Voters are evenly split over Labour's promise to pay most parents of newborns $60 a week for a year according to the latest Herald-DigiPoll survey.
In the survey taken this month, 47 per cent said they supported the policy for families earning less than $150,000 while 49 per cent did not. Surprisingly, support was higher among males - 51 per cent supported it compared to 43 per cent of women.
Labour leader David Cunliffe announced the policy for families earning less than $150,000 a year as the centrepiece of his state-of-the-nation address in January.
But controversy followed because he did not mention parents on paid parental leave would not qualify until those entitlements ended.
The policy is expected to cost about $270 million a year once fully implemented. Labour has estimated about 59,000 households will benefit from the payment in a baby's first year.
About 63,000 families earning less than about $80,000 will continue to receive some level of payment for a further two years at abated rates.
Labour's children's spokeswoman, Jacinda Ardern, said the poll result showed the policy had broader support than simply among Labour voters.
"It suggests it has appeal to a broad range of voters. There are obviously some swinging voters in there who consider the package is positive."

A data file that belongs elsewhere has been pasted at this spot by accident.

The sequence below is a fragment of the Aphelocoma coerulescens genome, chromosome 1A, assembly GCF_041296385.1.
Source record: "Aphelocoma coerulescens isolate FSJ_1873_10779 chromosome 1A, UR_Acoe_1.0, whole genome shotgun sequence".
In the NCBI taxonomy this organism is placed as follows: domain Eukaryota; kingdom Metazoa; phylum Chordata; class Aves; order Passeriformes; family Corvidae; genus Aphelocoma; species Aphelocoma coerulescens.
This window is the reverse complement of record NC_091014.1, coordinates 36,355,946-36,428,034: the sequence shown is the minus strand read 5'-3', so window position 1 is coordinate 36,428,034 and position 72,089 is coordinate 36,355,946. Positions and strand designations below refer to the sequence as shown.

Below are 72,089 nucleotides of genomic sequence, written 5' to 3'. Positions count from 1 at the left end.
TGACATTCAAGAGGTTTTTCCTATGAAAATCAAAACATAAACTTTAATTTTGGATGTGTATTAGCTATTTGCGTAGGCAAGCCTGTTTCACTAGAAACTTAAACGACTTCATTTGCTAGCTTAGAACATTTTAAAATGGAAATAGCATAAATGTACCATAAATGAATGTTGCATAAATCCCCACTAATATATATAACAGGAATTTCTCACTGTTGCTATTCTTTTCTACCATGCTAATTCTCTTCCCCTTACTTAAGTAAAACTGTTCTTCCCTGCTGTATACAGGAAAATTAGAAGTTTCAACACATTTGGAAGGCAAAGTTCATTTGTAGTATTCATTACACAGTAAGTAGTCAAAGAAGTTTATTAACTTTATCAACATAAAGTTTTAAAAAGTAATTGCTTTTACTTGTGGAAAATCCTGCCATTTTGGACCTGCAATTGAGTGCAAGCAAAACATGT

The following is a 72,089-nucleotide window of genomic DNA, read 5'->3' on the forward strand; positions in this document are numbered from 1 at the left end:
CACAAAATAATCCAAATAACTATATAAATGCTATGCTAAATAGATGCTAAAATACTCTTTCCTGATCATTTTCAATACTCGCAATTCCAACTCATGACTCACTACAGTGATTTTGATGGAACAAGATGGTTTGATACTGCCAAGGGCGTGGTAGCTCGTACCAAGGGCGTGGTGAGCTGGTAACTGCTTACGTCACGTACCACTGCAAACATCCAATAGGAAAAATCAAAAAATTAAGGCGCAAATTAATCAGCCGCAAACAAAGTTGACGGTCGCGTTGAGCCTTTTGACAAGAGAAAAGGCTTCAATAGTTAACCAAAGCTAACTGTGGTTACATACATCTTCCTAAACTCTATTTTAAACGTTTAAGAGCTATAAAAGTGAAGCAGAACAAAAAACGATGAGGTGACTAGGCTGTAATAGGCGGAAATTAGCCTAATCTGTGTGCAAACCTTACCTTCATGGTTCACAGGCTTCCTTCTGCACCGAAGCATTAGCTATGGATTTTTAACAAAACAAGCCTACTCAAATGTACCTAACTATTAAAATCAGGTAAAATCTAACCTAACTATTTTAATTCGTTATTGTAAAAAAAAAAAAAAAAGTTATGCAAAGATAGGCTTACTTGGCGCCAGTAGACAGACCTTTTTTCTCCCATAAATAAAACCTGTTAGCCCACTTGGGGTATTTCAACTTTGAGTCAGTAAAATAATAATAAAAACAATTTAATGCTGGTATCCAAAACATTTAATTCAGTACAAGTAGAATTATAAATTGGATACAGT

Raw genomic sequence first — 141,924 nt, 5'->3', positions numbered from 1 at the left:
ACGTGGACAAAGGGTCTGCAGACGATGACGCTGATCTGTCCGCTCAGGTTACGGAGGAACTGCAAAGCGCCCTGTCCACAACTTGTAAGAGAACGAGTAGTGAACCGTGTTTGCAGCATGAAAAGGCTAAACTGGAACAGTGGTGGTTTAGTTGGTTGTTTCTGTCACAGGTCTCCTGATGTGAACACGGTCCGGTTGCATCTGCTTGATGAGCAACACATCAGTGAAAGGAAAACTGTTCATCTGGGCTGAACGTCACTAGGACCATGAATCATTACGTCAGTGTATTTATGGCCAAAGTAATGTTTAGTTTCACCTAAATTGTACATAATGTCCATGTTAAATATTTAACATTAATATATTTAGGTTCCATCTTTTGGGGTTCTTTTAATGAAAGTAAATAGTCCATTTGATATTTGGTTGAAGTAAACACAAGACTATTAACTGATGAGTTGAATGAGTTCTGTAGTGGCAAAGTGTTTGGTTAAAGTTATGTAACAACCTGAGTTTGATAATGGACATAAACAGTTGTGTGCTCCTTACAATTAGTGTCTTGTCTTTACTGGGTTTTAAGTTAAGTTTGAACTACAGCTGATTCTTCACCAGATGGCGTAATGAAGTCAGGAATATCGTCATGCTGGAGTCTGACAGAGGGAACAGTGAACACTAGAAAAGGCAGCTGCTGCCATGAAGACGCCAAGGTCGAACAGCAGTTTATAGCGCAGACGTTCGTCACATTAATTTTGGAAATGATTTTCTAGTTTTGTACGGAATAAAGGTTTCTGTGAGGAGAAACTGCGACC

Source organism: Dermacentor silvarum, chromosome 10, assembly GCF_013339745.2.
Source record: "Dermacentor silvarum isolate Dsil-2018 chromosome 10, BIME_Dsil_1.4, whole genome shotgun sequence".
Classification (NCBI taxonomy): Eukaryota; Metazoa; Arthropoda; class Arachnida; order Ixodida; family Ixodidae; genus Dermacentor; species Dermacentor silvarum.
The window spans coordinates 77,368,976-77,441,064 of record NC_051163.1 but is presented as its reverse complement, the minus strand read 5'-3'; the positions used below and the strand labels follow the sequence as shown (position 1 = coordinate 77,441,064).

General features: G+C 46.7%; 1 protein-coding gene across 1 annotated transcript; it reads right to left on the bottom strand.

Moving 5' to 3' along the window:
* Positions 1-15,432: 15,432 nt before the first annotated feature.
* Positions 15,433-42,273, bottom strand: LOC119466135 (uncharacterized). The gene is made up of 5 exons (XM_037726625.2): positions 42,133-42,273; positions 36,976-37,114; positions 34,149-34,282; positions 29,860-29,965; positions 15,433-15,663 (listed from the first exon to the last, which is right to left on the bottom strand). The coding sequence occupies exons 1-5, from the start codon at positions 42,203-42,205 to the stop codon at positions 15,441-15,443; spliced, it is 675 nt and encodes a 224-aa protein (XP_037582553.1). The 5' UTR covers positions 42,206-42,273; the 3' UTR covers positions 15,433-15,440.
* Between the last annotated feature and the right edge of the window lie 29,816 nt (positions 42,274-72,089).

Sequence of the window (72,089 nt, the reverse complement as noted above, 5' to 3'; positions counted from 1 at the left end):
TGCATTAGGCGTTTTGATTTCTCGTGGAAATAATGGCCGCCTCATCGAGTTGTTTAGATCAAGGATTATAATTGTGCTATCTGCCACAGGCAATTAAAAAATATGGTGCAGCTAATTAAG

She did not believe the initial explanatory hiccup had impacted on it.
Labour scored 29.5 per cent in the poll and the combined Labour-Green vote was 43 per cent.
National's Economic Development Minister, Steven Joyce, said Labour should be disappointed by the result.
"Generally if you say to people, 'Here's something that will give you more money', they tend to support it more positively.
"Possibly what's changing is people realise it's all money that has to come from somewhere, and they'd expect those sorts of policies to be more targeted rather than all the way up to $150,000."
Mr Joyce said it was possible that support among women was lower because they had looked at the fine print more closely.
Ms Ardern said although the package came at a cost, it would pay off in the longer term by taking financial stress off families in the first year of a baby's life.
The payment was one of the recommendations of the Children's Commissioner's Expert Advisory Group on Child Poverty. The poll of 750 voters was taken from March 6 to 16 and has a margin of error of 3.6 per cent.